The measures include the Honolulu Outreach and Navigation for Unsheltered Persons, a state-funded but locally run program that lifts prohibitions against sleeping in parks for a time while the government sets up pop-up shelters for up to 100 families and 80 individuals for 60 to 90 days. Screening services are provided during that time to address needs and try to get people into housing. The police also have a Crisis Intervention Team, with officers trained in “mental health first aid” when responding to calls involving the homeless.
Morris noted that Honolulu is much bigger than Roswell, so its programs and city ordinances are different.
The men’s shelter on East Albuquerque Street run by the Roswell Homeless Coalition can house about 16 people, with tents allowed by city permit within a fenced area of the property. The coalition-run women’s shelter on East Bland Street can hold about 20 women and children.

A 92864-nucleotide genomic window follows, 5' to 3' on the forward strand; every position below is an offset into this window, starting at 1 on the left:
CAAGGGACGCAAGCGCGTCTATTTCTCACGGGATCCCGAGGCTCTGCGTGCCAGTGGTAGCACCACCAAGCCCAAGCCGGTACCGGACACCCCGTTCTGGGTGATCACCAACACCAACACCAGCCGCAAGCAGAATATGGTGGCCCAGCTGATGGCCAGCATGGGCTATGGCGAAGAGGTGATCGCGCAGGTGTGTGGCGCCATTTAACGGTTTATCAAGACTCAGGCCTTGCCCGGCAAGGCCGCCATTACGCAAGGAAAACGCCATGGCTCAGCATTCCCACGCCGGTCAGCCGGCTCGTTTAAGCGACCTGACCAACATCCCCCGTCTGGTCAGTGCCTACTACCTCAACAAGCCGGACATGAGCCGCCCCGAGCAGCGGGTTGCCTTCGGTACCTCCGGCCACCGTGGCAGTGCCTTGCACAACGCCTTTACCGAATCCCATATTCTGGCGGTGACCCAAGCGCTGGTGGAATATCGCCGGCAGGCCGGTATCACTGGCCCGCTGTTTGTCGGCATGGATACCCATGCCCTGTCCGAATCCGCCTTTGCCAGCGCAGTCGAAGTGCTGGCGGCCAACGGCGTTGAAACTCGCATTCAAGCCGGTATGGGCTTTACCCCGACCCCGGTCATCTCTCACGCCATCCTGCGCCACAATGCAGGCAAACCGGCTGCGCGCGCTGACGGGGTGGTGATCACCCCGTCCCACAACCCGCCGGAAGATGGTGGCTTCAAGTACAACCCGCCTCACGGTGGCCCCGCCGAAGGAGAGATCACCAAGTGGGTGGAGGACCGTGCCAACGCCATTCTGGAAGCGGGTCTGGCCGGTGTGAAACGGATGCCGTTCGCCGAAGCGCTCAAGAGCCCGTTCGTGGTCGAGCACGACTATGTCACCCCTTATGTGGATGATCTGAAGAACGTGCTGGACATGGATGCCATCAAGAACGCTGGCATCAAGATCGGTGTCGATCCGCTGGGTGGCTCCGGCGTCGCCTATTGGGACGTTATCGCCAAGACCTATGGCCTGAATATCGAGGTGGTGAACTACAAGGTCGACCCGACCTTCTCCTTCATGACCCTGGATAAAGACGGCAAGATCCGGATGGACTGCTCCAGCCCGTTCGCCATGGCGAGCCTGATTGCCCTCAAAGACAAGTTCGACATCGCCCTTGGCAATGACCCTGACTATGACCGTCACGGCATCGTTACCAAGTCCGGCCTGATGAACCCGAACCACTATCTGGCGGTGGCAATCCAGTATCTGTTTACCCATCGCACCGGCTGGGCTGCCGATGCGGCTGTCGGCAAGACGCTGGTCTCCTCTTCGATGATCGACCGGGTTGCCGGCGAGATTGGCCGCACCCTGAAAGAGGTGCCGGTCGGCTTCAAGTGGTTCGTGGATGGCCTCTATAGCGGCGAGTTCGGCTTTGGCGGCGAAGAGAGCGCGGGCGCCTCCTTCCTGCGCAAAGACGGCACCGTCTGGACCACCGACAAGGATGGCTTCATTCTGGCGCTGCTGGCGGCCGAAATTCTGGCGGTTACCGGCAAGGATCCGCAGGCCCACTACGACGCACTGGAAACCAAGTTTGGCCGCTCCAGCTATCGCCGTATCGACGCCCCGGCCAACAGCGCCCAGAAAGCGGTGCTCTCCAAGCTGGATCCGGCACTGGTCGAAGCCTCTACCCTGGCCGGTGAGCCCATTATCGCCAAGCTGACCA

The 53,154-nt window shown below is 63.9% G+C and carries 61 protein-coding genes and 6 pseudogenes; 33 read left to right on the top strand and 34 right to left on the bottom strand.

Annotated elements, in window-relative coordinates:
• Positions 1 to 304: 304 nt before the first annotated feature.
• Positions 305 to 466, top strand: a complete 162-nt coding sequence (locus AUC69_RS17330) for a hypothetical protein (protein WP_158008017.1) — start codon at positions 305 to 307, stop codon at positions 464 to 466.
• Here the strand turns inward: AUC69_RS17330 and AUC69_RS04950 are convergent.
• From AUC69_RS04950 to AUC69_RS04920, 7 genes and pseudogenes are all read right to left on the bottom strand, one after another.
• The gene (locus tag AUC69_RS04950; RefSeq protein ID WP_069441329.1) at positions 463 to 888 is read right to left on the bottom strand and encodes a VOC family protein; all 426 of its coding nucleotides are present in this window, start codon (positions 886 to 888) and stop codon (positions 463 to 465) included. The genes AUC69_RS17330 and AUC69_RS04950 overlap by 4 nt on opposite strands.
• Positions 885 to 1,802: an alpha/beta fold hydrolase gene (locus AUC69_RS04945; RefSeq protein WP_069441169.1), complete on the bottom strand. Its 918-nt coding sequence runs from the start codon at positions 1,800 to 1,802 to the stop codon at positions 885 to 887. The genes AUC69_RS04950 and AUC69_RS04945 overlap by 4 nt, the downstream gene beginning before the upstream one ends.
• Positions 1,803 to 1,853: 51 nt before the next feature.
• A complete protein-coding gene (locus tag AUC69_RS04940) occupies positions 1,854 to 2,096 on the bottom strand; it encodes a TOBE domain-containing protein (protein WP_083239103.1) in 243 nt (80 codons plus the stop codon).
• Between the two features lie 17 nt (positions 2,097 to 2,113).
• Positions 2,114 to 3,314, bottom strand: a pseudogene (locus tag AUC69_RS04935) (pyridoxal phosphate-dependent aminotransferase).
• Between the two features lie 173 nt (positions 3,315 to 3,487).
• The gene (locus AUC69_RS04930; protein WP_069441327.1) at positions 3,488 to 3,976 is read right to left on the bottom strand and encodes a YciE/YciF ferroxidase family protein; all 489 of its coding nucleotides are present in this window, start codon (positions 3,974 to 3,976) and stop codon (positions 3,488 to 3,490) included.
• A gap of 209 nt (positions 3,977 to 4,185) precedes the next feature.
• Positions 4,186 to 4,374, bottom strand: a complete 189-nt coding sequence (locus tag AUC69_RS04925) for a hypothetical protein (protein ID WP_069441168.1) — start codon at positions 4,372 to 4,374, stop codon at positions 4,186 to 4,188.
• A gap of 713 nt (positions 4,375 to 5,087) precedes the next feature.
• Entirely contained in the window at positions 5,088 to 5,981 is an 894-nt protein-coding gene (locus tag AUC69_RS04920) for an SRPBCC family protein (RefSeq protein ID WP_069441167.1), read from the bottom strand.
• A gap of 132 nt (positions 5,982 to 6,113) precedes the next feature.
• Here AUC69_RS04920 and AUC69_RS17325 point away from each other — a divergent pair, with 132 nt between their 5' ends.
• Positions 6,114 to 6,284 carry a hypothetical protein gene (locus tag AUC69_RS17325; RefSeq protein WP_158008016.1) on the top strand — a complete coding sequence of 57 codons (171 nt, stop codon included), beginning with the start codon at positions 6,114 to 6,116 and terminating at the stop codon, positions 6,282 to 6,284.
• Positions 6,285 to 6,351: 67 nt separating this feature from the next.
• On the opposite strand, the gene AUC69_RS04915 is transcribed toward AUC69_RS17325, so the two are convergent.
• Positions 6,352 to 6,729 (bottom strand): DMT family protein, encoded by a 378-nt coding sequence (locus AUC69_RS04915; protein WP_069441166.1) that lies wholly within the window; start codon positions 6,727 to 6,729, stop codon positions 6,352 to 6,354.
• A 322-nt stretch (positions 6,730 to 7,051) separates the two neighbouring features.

A January 2017 point-in-time homeless survey for Roswell interviewed 322 people, finding that 182 ranging in age from 13 to 84 were homeless, with 106 of those unsheltered. An update of that information was not available by press time.
The New Mexico Center on Law and Poverty has weighed in on prior attempts by the city of Roswell to ban sleeping, resting or living in public spaces by the homeless. In an April 2018 letter to city officials, representatives with the center and other civil rights agencies stated, “Enforcing the city’s anti-camping ordinance when the city has nowhere near the space needed to provide adequate and appropriate shelter for all of the people experiencing homelessness is unconstitutional.”
Morris, however, told city councilors at the Legal Committee meeting that the changes to city code being suggested are meant to “hold up in court.”
The Thursday meeting is set for 6 p.m. at the Roswell Convention & Civic Center, although the public is encouraged during the pandemic to participate online or by phone.
Senior Writer Lisa Dunlap can be reached at 575-622-7710, ext. 351, or at email@example.com.